Ohio BFRO investigator Damon Pfeifer sourced these new devices out of Taiwan (now the leading computer chip makers in the world) and is now selling them cheaper than similar units out there. He sells them for $995. They are limited edition but he will order more as necessary.

Here is some test footage from the BFRO thermal on YouTube. NOTE: YouTube compresses their video uploads a bit which lowers the sharpess from the original video. Hence, the video you will see below is slightly less sharp than what you can see on a video player on your computer that shows the original resolution.



The above YouTube video is test footage from the new limited edition BFRO brand thermal video camera ($995). This guy and his dog were on a cold grassy lawn in near total darkness. His distance was roughly 200 feet. The image becomes somewhat pixelated when it zooms incrementally to 4x.

Most impressive: Notice the warm diagonal line above the guy. That is a long staircase leading up a hillside slope. It is more than a QUARTER MILE away. Beginning at the 1:33 mark you can just barely see the heat signature of a person climbing the stairs ...

To reiterate ... the heat signature of a person more than a quarter mile away. Amazing!

This "iron" palette is only one of the color palettes the camera can do.

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 $1000 is an important threshold for affordability. The cheapest thermal imagers cost $600, but the resolution of those units is 160 lines. The video quality is so poor that a person standing 100 feet away is just a blob of heat that could be a tree stump.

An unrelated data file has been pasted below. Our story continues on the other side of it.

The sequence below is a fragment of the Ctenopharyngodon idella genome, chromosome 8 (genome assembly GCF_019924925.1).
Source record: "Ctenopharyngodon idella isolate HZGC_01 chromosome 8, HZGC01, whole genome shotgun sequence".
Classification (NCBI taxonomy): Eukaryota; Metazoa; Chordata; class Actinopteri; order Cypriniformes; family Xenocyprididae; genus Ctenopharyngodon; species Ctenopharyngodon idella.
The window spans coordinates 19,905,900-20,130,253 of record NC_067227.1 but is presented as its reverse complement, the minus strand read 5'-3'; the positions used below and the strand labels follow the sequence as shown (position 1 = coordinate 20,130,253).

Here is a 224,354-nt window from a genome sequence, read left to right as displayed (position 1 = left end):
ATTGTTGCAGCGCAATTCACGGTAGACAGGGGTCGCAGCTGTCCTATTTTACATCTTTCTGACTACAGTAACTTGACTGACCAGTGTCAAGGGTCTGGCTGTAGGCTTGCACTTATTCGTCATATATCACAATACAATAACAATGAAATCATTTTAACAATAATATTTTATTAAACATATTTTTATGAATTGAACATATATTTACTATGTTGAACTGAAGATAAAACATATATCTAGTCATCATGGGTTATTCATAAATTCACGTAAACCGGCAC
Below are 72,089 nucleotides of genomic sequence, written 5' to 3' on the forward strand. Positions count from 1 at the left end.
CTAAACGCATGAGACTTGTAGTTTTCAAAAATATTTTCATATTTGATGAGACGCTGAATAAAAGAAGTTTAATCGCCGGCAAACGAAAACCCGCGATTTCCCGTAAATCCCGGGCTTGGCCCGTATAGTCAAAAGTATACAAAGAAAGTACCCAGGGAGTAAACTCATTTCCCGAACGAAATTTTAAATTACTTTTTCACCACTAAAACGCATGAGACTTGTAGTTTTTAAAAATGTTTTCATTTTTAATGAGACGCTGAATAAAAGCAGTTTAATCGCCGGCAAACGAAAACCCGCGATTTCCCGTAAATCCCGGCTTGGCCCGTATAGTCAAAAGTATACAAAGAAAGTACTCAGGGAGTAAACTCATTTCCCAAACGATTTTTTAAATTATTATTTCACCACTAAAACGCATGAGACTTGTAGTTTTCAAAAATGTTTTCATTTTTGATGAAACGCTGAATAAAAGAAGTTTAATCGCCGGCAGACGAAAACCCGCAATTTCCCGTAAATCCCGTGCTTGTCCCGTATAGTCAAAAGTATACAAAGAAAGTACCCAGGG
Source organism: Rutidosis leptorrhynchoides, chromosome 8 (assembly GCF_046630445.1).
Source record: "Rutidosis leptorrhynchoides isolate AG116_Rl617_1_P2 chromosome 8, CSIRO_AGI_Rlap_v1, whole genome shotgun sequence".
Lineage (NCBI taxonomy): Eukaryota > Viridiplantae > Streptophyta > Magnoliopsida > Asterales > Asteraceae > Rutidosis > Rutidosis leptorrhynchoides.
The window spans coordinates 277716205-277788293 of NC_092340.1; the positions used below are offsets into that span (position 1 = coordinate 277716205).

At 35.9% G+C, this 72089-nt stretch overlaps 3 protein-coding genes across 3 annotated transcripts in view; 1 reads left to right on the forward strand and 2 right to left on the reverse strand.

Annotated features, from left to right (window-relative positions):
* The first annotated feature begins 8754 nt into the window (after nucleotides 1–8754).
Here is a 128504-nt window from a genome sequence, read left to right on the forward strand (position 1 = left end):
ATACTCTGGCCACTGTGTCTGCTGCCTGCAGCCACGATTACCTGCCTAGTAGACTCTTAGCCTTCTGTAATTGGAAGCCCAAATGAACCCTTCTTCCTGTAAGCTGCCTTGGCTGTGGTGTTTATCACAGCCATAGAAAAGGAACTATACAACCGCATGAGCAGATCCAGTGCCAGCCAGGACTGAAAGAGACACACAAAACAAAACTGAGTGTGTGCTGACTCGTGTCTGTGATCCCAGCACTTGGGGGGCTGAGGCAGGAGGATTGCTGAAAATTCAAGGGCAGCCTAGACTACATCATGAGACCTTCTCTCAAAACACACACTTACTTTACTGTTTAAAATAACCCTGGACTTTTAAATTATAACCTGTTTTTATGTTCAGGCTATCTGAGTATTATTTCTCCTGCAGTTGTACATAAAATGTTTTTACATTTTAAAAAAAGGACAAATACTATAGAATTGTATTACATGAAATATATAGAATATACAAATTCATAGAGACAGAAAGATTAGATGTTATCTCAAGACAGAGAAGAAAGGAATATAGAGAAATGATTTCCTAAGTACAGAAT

The better thermal cameras usually cost much more money. The most comparable FLIR unit list price is over $2000. This BFRO-branded thermal camera is BETTER (especially for Bigfoot research use) than a $2,000 FLIR.  The BFRO scope has 384 lines of resolution compared to 320 lines of resolution (FLIR Scout III 320). It also has impressive zoom for a thermal camera (4x).

The BFRO scope also streams live thermal video to multiple nearby smartphones, so everyone around a campfire, or sitting in a car, can view and record the live stream on their own phones.

You can also set it on a vehicle roof so people in nearby tents (20 foot range) can watch and record on their phones while in their sleeping bags ... for several hours.

If you are interested in one, please email the BFRO: ContactUs@BFRO.net

If you wonder why people would pay $1,000 for a good thermal scope, it is not because they expect to immediately film a Bigfoot. It is because a thermal scope opens up a whole new world:  the world of the woods at night. You will feel ten times braver in the woods in the dark if you have a scope like this. It is more comforting than a gun because you can spot and identify any type of animal that is moving toward you in the dark, even animals behind bushes. You will go from being terrified of brush crunching animal sounds, to actually seeking out those sounds in a dark forest. It is a completely different experience because you have sooo much less anxiety. You wil no longer fear the darkness. Rather, you will own the darkness.